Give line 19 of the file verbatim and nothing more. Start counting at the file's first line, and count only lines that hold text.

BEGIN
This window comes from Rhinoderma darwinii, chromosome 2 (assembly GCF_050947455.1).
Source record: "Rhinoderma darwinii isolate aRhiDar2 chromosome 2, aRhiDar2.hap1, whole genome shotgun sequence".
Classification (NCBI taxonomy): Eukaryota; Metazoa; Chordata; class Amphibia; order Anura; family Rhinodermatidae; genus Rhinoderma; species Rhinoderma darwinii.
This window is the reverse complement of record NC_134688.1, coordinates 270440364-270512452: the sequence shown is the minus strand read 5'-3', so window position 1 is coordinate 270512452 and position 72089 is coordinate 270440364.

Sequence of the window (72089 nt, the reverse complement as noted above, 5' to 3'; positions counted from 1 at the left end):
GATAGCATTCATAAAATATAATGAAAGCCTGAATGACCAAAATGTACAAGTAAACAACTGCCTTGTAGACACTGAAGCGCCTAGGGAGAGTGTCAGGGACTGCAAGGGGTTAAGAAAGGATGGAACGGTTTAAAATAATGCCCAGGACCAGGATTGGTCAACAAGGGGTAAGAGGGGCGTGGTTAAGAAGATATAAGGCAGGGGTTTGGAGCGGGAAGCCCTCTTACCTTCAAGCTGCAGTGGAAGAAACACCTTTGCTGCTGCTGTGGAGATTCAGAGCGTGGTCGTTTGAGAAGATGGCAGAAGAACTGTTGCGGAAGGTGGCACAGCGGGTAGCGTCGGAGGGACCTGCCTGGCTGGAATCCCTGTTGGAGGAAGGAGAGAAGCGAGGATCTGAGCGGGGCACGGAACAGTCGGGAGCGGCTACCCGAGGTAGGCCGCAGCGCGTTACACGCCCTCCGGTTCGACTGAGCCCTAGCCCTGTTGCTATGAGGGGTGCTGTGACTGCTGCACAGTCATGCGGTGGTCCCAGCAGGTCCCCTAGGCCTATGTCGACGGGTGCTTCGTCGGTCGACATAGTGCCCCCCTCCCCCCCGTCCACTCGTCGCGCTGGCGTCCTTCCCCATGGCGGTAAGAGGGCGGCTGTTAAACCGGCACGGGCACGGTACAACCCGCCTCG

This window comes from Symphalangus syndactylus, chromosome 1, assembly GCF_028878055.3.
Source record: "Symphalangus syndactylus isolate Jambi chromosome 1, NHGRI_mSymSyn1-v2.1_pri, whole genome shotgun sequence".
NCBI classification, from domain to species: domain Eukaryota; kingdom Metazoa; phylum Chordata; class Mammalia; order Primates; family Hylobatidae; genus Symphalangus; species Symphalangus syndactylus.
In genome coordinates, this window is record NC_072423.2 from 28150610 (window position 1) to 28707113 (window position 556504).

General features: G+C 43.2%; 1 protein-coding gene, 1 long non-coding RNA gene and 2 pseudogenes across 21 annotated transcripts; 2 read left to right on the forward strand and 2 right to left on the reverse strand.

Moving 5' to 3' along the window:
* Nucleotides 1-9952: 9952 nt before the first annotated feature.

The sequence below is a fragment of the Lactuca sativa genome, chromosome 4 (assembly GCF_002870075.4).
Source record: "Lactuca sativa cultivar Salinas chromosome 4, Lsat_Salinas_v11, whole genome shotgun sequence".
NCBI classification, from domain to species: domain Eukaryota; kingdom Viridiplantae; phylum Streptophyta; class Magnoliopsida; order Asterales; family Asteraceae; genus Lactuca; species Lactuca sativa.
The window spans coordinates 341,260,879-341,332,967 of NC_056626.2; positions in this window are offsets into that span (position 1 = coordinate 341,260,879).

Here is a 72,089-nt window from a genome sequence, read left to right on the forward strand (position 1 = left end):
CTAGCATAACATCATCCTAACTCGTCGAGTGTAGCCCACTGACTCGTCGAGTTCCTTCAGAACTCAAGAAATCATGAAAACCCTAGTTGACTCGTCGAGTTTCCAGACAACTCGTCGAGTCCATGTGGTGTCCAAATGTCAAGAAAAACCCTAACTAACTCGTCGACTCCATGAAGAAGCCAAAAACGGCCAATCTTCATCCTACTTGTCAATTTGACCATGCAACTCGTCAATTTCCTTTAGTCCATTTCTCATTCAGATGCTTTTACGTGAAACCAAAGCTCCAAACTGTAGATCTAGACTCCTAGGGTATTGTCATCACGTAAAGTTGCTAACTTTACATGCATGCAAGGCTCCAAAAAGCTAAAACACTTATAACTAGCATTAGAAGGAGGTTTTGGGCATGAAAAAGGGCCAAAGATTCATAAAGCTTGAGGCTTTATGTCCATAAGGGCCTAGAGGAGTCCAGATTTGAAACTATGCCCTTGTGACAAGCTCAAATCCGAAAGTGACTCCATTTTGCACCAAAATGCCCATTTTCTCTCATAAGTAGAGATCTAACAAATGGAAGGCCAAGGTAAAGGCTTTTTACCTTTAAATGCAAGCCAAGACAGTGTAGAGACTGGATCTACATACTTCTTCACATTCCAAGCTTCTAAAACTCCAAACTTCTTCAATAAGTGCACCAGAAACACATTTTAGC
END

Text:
CTAGCATAACATCATCCTAACTCGTCGAGTGTAGCCCACTGACTCGTCGAGTTCCTTCAGAACTCAAGAAATCATGAAAACCCTAGTTGACTCGTCGAGTTTCCAGACAACTCGTCGAGTCCATGTGGTGTCCAAATGTCAAGAAAAACCCTAACTAACTCGTCGACTCCATGAAGAAGCCAAAAACGGCCAATCTTCATCCTACTTGTCAATTTGACCATGCAACTCGTCAATTTCCTTTAGTCCATTTCTCATTCAGATGCTTTTACGTGAAACCAAAGCTCCAAACTGTAGATCTAGACTCCTAGGGTATTGTCATCACGTAAAGTTGCTAACTTTACATGCATGCAAGGCTCCAAAAAGCTAAAACACTTATAACTAGCATTAGAAGGAGGTTTTGGGCATGAAAAAGGGCCAAAGATTCATAAAGCTTGAGGCTTTATGTCCATAAGGGCCTAGAGGAGTCCAGATTTGAAACTATGCCCTTGTGACAAGCTCAAATCCGAAAGTGACTCCATTTTGCACCAAAATGCCCATTTTCTCTCATAAGTAGAGATCTAACAAATGGAAGGCCAAGGTAAAGGCTTTTTACCTTTAAATGCAAGCCAAGACAGTGTAGAGACTGGATCTACATACTTCTTCACATTCCAAGCTTCTAAAACTCCAAACTTCTTCAATAAGTGCACCAGAAACACATTTTAGC